Monday, December 7, 2015

Royal Bank of Queensland, George St

Have you ever thought about setting up a bank or an insurance company? When I first worked in the insurance industry I used to fantasise about starting a new insurance office, but that was merely the day-dreams of youth, largely based around the idea of making my then very tedious job redundant.

Yet in the earliest days of the Australian colonies that is what happened. Groups of men got together, pooled resources and kicked off these necessary commercial institutions. One such establishment was the Royal Bank of Queensland, set up under Royal Charter (how hard would it have been to obtain that from the farthest outpost of the Empire?) in Brisbane in 1886. The aim of these enterprises was to retain capital locally in the colony to provide further growth, rather than having profits repatriated to England. 

The Richard Gailey designed building that we are looking at today is in George St and was originally erected in 1885 as two shops, but leased to the Royal Bank of Queensland in 1888. Here is a current photograph of the building, the last structure in Brisbane with associations to the Royal Bank of Queensland, although some of their other buildings elsewhere in Queensland remain and are heritage listed. This building is listed on the BCC heritage register.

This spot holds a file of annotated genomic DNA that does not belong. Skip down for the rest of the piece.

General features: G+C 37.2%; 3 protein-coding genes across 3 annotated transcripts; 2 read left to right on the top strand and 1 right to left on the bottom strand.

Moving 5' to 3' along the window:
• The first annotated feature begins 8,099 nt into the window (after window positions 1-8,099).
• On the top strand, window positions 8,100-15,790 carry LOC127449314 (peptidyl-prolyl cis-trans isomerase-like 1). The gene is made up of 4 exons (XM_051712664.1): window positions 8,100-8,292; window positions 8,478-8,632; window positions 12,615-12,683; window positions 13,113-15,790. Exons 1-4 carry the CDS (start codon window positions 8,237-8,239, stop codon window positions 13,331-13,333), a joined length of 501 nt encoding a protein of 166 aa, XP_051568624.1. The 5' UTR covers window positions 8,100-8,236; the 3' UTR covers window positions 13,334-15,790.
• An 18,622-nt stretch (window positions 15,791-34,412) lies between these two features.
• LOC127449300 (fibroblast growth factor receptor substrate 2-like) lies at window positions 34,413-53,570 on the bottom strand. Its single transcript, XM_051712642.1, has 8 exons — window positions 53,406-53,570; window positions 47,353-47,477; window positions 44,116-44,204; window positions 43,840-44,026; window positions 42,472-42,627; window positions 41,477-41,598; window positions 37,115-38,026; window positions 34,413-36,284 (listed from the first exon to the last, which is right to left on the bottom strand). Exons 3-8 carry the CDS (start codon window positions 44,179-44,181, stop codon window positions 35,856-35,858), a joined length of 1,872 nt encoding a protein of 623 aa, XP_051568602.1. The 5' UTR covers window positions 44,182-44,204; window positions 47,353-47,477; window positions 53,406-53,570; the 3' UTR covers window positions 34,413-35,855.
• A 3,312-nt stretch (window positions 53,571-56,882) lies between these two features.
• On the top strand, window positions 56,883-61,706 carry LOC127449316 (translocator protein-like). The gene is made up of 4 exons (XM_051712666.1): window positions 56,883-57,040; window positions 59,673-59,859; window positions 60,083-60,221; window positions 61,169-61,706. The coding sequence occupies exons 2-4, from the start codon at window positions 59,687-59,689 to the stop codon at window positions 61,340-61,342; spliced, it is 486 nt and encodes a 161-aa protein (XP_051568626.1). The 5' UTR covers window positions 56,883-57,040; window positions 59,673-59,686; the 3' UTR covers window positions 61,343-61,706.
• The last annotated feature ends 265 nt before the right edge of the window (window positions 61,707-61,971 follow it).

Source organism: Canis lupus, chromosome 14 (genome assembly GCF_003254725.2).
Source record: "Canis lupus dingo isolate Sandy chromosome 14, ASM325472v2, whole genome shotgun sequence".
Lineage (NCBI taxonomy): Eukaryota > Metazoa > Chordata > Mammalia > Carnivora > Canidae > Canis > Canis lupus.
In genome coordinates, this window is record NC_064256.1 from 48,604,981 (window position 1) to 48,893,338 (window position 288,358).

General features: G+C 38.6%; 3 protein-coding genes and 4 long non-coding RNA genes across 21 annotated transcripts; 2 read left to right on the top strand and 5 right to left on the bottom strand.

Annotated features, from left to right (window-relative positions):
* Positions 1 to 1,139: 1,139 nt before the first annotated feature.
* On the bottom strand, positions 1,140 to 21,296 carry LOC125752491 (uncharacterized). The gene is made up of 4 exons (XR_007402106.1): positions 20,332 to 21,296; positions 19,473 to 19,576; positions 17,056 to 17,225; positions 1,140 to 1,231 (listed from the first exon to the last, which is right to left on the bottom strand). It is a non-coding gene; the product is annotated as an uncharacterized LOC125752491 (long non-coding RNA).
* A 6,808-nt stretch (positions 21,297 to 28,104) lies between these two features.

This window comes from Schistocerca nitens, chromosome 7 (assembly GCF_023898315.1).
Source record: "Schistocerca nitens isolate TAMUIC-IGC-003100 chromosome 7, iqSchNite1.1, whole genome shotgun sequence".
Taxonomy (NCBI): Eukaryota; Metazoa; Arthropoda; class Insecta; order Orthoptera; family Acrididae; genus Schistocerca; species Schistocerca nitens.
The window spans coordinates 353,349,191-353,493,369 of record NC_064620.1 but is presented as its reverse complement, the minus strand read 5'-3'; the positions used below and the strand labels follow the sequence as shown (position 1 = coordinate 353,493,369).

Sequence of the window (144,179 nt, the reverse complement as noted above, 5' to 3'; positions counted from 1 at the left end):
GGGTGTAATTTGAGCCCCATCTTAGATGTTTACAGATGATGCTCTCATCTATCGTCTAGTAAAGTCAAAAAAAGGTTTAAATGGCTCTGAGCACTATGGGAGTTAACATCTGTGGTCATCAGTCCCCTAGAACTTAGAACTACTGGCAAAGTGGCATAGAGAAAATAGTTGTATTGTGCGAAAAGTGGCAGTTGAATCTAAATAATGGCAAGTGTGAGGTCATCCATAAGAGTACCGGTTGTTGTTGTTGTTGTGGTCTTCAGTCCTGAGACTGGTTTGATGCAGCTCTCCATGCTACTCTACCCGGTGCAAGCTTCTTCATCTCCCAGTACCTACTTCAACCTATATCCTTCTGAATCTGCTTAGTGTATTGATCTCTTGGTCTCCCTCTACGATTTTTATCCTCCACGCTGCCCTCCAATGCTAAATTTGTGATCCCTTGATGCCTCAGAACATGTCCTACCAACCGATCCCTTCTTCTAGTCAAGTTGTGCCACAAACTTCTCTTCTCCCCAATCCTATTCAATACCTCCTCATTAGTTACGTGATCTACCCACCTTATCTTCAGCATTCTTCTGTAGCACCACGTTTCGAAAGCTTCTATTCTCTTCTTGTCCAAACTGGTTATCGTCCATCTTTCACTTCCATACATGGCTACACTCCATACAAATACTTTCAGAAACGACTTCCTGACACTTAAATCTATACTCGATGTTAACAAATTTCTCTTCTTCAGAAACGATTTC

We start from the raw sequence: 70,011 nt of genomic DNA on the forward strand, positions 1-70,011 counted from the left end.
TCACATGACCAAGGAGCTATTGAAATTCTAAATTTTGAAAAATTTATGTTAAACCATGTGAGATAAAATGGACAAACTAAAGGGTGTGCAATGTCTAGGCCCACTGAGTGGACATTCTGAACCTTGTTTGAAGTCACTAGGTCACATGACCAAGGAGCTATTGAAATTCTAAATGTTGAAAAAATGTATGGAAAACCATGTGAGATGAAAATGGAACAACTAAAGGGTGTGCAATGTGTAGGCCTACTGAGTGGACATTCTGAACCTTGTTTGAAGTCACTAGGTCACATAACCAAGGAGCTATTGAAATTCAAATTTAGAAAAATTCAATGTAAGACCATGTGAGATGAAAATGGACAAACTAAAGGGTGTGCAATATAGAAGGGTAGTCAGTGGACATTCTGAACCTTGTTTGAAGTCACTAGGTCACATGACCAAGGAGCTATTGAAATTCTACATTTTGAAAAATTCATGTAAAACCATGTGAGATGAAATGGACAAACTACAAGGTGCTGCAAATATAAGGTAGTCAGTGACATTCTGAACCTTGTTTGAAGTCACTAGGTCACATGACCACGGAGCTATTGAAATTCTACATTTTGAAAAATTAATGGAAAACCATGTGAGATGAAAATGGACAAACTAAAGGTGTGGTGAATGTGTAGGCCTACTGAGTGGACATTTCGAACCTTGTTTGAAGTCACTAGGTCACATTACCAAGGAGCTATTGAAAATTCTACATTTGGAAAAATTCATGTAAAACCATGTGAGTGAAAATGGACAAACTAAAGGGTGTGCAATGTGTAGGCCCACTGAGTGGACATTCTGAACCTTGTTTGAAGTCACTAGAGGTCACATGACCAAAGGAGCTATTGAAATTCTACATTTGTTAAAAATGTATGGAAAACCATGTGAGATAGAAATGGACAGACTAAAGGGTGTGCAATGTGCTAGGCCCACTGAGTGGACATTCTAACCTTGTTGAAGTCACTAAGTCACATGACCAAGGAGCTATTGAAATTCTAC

(Photo: © 2015 the foto fanatic)
In the days prior to Federation banks issued their own currency. In fact they did so right up to 1910 when the Australian government legislated to prevent private banks from issuing notes. Here is a copy of one of the bank's own £20 notes from 1886.
In the years leading up to the 1890s Brisbane, and George St in particular, were in an expansionary phase, but the inevitable bust cycle arrived in tandem with the 1893 flood, a double-whammy that took Queensland many years to recover from. There had been heady days in commerce, but the boom and bust cycles that repeated themselves in those times made life very difficult for a fledgling bank.

The Royal Bank of Queensland built this head office in Queen St in 1891. It was replaced in 1930 by a new National Bank building that still stands in the Queen St mall. 
 (Photo: SLQ 66715)

Yet in 1893, only a couple of short years later, there was a petition to wind up the bank after it was forced to suspend business in a knock-on effect following financial problems at other banks. The Royal Bank of Queensland managed to survive that period and it existed for another two decades.

The Royal Bank of Queensland merged with the Bank of North Queensland in 1917, forming the Bank of Queensland. A mere five years later the Bank of Queensland was folded into the National Bank of Australasia.

The Bank of Queensland that exists today emerged in 1970 from beginnings as a building society and subsequent mergers with other institutions. It has no association with the Royal Bank of Queensland discussed here.  

Click here for a Google Map.


Dear readers: This is the last post for this year, but the blog will return early next year. I wish you all a safe and happy Christmas season and a healthy 2016. tff
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